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Last updated: 31 January 2012


New Weather and Climate Information System becomes operational
Posted on 31 January

A new international information system to improve and expand the current exchange of weather, climate and water data – and cut the costs involved - has become operational. The World Meteorological Organization (WMO) Information System will make it easier to find and use meteorological observations and products and to share them with a wide variety of stakeholders such as the research and disaster risk reduction communities.

It builds on the proven success of the Global Telecommunications System of WMO's World Weather Watch which has been the backbone of meteorological information exchange for the past 40 years and is used for daily weather observations and forecasts, tropical cyclone warnings and Tsunami alerts, to name but a few applications.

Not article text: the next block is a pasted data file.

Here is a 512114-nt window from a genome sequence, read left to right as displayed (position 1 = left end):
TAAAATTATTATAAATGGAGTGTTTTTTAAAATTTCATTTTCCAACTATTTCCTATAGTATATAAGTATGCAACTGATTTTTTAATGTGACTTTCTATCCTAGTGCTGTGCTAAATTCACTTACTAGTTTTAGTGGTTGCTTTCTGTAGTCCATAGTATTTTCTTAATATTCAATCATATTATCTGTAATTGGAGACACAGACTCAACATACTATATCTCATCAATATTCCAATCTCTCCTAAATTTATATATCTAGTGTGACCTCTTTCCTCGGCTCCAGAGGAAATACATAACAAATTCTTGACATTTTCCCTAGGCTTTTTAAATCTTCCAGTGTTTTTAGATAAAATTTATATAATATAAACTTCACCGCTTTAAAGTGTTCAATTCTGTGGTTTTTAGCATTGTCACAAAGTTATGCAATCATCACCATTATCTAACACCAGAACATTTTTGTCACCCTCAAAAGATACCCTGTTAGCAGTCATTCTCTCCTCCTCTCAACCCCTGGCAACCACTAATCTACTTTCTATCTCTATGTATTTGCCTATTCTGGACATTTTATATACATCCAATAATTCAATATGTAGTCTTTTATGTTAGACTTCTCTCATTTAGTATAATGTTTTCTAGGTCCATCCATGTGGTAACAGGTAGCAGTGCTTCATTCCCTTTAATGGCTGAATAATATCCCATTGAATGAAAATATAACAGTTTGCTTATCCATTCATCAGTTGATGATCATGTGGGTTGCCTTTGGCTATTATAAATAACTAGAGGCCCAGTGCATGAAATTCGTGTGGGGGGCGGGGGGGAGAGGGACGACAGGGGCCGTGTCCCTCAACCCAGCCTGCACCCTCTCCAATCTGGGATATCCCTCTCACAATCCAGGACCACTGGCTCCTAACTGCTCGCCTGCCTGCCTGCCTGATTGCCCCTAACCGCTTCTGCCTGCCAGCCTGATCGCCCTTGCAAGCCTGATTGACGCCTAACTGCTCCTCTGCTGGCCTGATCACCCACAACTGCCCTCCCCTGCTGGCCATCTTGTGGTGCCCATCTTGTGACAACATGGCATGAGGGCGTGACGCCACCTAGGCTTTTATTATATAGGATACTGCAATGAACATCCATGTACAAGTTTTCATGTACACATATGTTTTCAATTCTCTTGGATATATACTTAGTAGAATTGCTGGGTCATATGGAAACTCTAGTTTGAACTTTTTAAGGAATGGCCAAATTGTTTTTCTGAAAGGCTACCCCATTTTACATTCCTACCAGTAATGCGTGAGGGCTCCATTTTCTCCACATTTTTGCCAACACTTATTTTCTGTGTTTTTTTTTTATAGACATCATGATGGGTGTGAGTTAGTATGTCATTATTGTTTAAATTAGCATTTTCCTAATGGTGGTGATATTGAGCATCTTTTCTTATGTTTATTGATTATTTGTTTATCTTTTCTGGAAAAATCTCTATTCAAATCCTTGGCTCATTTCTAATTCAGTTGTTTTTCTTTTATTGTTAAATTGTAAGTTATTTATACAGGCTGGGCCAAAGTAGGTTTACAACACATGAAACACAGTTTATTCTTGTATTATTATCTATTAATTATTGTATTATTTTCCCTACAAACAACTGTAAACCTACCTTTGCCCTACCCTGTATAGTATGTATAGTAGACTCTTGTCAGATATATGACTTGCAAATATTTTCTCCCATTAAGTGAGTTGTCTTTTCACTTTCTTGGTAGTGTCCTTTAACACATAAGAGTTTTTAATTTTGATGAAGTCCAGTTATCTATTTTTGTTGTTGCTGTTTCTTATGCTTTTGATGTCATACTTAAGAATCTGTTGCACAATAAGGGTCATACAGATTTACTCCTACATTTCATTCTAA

Press release



WMO highlights importance of radio frequencies for Earth observations
Posted on 17 January

Weather forecasts, disaster warnings and climate monitoring are all critically dependent on radio frequency bands which are used around the clock by meteorological services. Increasing pressure on the use of radio spectrum from wireless technology and other applications could hamper Earth observations and efforts to understand and predict climate change.

World Radiocommunication Conference 2012 logoThese are some key points of a submission by the World Meteorological Organization (WMO) to the World Radiocommunication Conference taking place in Geneva 23 January to 17 February 2012. The conference is mandated to review and revise the Radio Regulations, the international treaty governing the use of radio-frequency spectrum.

Successive World Radiocommunication Conferences have taken into account the needs of the meteorological community to ensure the availability and protection of scarce and valuable radio-frequency bands for making and exchanging these observations. The forthcoming conference is urged to uphold this commitment.

Press release







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